Lots and lots! I really enjoy research. I read heaps of history, as well as writers from the era (Rudyard Kipling, Conan Doyle, Wilkie Collins, Dickens etc). Recently, I’ve been visiting the big Victorian mansions in Melbourne, like Rippon Lea and Como.

4. Do you use beta readers before presenting a manuscript to your agent?

I don’t have any formal arrangements. A writing friend offered to read a draft of my story, and she gave me heaps of great feedback. An English friend also read it, and she managed to find an Australian phrase that I had overlooked. (‘Rugged-up’ – who knew this was Australian slang??)

5. Were there any choppy waters, on the road to publication?

The only choppy waters were caused by my slow progress. I am a slow and angst-ridden writer. The publisher might have lost interest, because they had to wait so long. Fortunately, they were very patient. I’m hoping I will finish the second book more quickly.

6. Dispel a myth for me. Once a manuscript is provided to a publisher, is that it for you. Do you have to do any proof reading? (Can you tell I loathe proof reading)

Haha. No… A good editor (and I had a lovely editor) will help you improve your story so much. Not just tiny corrections, but suggestions about plot and characters as well. It’s great to work with a good editor, because then the story becomes better and better. But it does involve a certain amount of proof reading…

7. You are also the fabulous illustrator of the book. How did you decide on the images you wanted to portray?

That part was easy, because some of the scenes in the story were very clear in my head, so they were easy to illustrate. I really enjoyed doing the artwork for this book.
8. Do you provide actual sketches to the publisher, or are you a digital fan?
For this book, I drew the pictures on paper, scanned them, and sent the scans to the publisher. I made a few corrections digitally. I’m improving my digital skills at the moment. I have been having some photoshop lessons!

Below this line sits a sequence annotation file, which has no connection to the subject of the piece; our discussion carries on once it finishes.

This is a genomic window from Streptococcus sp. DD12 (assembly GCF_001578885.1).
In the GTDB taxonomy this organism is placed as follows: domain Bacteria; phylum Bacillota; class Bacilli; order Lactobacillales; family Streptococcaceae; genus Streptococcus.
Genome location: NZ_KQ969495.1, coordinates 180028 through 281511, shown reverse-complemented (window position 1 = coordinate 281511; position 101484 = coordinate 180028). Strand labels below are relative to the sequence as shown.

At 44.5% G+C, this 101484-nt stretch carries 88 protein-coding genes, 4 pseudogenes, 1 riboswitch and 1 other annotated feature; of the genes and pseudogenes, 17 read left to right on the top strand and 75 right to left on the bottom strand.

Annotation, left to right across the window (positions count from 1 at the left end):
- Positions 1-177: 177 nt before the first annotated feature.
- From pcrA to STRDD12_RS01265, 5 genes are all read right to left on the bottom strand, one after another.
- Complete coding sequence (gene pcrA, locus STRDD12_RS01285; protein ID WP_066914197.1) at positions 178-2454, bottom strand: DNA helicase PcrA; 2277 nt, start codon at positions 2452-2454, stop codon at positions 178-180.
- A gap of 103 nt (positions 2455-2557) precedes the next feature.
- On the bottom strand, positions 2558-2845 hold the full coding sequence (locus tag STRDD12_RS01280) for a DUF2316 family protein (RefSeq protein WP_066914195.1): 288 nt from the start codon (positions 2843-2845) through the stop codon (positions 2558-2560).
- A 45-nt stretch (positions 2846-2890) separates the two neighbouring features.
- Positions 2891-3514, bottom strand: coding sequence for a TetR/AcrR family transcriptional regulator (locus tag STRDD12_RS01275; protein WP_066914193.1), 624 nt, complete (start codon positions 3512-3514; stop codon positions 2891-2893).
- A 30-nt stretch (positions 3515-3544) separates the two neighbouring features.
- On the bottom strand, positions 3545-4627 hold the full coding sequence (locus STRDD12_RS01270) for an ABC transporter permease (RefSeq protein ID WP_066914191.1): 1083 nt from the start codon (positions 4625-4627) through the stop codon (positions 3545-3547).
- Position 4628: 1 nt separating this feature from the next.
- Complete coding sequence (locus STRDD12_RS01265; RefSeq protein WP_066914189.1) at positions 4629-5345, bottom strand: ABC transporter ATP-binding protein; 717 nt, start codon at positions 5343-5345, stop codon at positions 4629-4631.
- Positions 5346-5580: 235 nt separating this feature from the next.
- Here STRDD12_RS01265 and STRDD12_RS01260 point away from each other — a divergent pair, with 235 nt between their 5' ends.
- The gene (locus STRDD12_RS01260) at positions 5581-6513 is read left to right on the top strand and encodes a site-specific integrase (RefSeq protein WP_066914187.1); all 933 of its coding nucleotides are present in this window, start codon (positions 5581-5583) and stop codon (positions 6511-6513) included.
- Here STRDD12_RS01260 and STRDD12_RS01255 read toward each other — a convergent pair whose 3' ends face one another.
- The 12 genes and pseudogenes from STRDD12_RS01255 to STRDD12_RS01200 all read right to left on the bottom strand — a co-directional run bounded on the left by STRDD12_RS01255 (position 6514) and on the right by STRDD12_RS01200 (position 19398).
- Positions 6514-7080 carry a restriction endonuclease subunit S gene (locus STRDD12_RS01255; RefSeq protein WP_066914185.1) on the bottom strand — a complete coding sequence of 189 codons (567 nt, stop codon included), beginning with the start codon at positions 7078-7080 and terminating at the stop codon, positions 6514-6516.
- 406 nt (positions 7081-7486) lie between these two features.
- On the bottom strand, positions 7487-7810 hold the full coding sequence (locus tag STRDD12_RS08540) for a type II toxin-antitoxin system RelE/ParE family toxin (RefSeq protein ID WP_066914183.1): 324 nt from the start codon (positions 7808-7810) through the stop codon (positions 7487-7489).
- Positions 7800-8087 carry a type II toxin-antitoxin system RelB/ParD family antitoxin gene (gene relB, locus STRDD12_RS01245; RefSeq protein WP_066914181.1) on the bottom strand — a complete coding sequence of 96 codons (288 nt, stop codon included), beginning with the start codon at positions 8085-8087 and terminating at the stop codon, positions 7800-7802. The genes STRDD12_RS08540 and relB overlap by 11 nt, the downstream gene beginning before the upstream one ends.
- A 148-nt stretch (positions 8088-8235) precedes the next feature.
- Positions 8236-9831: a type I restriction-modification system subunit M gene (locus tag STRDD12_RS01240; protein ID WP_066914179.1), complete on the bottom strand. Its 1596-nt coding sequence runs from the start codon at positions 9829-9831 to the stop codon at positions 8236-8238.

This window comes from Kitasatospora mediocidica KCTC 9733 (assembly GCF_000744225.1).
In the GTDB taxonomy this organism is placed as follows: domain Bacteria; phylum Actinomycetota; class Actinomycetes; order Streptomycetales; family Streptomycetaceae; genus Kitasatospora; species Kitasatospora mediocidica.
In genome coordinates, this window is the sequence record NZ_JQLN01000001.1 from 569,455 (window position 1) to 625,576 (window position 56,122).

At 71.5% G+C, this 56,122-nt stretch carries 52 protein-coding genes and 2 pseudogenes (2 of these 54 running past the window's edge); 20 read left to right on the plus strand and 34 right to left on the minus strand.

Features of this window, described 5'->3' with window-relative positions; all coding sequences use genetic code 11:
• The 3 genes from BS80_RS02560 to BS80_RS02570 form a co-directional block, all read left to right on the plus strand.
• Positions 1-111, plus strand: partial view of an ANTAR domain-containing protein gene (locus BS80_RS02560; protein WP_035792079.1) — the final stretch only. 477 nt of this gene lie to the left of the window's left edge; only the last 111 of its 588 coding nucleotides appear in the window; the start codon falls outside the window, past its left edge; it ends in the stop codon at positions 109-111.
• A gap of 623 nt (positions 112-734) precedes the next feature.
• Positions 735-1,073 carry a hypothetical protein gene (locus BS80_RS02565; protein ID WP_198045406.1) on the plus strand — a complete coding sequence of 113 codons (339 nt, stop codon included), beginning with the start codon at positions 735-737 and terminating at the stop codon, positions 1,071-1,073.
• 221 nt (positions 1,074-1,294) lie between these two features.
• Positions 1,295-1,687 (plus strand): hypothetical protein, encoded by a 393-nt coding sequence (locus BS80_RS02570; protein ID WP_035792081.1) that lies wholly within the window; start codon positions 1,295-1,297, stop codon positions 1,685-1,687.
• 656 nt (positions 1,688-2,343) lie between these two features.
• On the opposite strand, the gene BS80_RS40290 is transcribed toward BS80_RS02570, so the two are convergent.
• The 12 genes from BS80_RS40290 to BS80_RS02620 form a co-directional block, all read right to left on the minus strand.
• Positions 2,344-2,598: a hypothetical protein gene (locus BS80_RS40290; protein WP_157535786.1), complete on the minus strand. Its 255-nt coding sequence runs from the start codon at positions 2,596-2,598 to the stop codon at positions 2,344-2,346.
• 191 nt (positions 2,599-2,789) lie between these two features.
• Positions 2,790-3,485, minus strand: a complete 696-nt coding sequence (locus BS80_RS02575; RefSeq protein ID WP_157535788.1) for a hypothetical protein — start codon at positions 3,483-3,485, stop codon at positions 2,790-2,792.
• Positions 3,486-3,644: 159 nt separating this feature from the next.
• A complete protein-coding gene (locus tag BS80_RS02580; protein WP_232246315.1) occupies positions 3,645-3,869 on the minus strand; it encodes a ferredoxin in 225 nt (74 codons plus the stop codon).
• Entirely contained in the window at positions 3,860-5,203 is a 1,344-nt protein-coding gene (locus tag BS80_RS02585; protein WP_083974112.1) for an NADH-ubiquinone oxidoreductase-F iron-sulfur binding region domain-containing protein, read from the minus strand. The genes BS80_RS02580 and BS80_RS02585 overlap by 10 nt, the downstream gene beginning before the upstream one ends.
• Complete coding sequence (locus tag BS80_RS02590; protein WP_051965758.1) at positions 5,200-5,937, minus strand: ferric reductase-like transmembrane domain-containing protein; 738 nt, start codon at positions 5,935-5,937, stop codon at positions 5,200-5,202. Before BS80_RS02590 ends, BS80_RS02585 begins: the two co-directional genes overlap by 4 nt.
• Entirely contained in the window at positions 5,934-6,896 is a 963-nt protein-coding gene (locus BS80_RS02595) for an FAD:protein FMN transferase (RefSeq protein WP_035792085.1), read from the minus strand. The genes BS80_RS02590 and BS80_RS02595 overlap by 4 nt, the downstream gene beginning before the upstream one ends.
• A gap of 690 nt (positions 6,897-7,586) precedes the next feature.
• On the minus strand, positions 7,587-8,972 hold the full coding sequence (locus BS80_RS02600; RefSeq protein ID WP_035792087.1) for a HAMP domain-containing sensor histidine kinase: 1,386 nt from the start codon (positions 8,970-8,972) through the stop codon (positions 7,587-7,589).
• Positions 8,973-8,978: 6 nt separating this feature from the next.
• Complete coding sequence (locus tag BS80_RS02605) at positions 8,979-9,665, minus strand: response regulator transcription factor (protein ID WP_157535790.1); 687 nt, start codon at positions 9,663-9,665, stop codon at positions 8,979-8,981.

9. There were some nail biting moments in the book. How do you determine the level of darkness appropriate for a middle grade audience?

I think you just have to go with your own feeling, but there has to be something at stake. You have to put your characters in some kind of peril. For me, when writing for this age (8-12 year olds), I didn’t want anything really awful or upsetting to happen. For example, there’s a kitten in the story. That kitten was always going to be quite safe! And although there is a murder in my story, it happens ‘off stage’, and we hear about it later. But I think children are pretty tough, and sometimes enjoy being frightened by the stories they read.

10. There were a couple of unanswered questions in the book that will no doubt keep the kids coming back for more. Have you planned a sequel and will Stella’s secrets be discovered?

Yes, I’m working on the second book now. I’m not sure how many of Stella’s secrets will be discovered! But she is sent away to stay with some cousins and their governess, in a large house in the country. And there’s something lurking in the forest! Something scary. The title of the second book will be “Wormwood Mire”.

11. Do you do school visits, and if so, what does a session entail?

I do some school visits, but only a handful each year. Usually, I do illustration workshops. For the youngest children, I might read a few picture books, and we will all do some drawing. For older kids, I might do a session about drawing a maze, or something like that. I also teach writing, at RMIT and at the Australian Writers’ Centre. It’s always a treat to get out of the house!

Thank you so much Judith for joining us on the Kid Lit Blog Hop.

For more of Judith's exciting work, drop by

It was an absolute pleasure getting to know you a little better.